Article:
The O’s payroll is one of the ugliest in baseball
The Orioles have been all too happy to spend their money over the past few seasons, but they haven’t always been smart about it. The weekend series was a sobering reminder of just how bad things have gotten.
The Orioles payroll for 2018 is around $152 million, more than twice as much as the Athletics’ relatively paltry sum of $68 million. But at 18-16, the A’s have more than twice as many wins as the O’s, underscoring the perils of spending on premium free agents.
Case in point: when fan favorite Chris Davis became a free agent after the 2015 season, the Orioles let him sit on the market until late January — and then signed him to a seven-year, $161 million deal, putting him at $23 million a season. Since then, the first baseman has slashed .214/.318/.425, including a nightmarish .171/.264/.243 line this season.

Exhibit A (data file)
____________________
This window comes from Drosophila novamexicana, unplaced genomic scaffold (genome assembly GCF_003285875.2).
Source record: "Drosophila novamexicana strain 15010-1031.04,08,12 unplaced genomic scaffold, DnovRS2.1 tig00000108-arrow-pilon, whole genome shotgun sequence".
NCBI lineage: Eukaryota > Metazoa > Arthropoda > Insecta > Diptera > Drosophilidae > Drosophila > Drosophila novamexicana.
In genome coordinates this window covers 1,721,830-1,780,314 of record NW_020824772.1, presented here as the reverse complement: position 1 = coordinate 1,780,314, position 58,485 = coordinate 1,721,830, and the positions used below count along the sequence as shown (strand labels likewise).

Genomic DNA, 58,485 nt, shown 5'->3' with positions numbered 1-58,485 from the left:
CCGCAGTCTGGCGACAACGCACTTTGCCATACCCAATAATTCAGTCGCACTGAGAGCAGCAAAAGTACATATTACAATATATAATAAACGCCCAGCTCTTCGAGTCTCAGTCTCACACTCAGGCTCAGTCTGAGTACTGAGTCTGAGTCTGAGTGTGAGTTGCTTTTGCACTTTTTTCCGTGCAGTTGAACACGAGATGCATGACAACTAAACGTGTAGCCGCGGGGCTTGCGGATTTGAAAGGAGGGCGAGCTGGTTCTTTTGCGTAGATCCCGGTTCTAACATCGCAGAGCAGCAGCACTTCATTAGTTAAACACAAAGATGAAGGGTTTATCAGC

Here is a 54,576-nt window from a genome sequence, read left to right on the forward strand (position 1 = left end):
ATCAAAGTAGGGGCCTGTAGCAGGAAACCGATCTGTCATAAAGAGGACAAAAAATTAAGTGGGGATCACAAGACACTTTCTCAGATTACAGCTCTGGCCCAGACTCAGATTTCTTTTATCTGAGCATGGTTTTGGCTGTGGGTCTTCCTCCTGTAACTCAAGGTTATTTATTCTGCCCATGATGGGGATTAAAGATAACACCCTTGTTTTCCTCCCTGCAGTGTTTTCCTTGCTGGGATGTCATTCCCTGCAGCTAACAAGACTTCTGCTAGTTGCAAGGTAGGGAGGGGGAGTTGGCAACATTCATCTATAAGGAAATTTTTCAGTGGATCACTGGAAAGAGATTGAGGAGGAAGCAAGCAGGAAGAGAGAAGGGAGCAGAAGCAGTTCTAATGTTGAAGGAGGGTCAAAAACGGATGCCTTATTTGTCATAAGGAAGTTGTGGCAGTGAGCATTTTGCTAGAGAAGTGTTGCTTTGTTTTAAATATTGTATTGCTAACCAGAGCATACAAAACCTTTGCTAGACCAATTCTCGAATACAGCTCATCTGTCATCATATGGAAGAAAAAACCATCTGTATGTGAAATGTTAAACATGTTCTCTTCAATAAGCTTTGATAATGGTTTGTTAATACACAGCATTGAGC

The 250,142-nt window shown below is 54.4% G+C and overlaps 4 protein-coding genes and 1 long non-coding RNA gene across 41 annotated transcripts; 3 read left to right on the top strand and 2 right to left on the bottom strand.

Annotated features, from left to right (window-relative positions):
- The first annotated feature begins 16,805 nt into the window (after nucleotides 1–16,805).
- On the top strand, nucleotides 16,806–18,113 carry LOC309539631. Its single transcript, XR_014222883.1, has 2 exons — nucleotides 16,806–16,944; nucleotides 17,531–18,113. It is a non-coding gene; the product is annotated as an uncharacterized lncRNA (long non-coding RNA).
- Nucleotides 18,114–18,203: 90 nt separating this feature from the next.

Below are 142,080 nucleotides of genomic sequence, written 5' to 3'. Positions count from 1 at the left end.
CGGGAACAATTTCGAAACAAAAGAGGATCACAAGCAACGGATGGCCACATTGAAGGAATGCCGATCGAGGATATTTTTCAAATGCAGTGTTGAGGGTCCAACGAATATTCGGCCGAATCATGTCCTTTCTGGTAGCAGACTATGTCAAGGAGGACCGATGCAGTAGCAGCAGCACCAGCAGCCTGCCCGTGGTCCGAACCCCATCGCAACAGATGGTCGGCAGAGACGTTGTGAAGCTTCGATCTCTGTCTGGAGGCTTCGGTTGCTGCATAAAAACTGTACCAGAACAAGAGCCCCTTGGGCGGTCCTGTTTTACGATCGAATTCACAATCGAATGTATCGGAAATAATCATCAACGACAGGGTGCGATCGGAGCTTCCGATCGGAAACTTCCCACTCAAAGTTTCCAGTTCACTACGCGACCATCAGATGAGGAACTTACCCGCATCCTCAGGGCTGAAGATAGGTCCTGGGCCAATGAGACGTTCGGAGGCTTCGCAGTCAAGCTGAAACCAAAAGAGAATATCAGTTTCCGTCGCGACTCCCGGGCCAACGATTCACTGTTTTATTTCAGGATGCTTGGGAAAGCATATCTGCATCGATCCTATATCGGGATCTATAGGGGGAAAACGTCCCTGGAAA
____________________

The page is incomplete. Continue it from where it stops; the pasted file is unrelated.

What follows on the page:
The stingy A’s have a discount version, right down to the name: designated hitter Khris Davis. But while he’s not even half as expensive, making $10.5 million this year, the slugger has vastly outproduced his Baltimore counterpart. His .244/.320/.522 line since the start of 2016 includes a pair of home runs against the Birds this past weekend.
It’s the same story up and down the payroll. Mark Trumbo and Darren O’Day haven’t come close to justifying their bloated contracts, and while Adam Jones is a franchise icon, he’s not worth his $17 million salary anymore. Meanwhile, Davis is the only Athletic making more than $10 million this year.
With a rebuild imminent, Baltimore’s payroll will shrink soon. But if the O’s looking for a bit of inspiration for constructing their next contender, it might not be a bad idea to look at the roster that just beat them so soundly.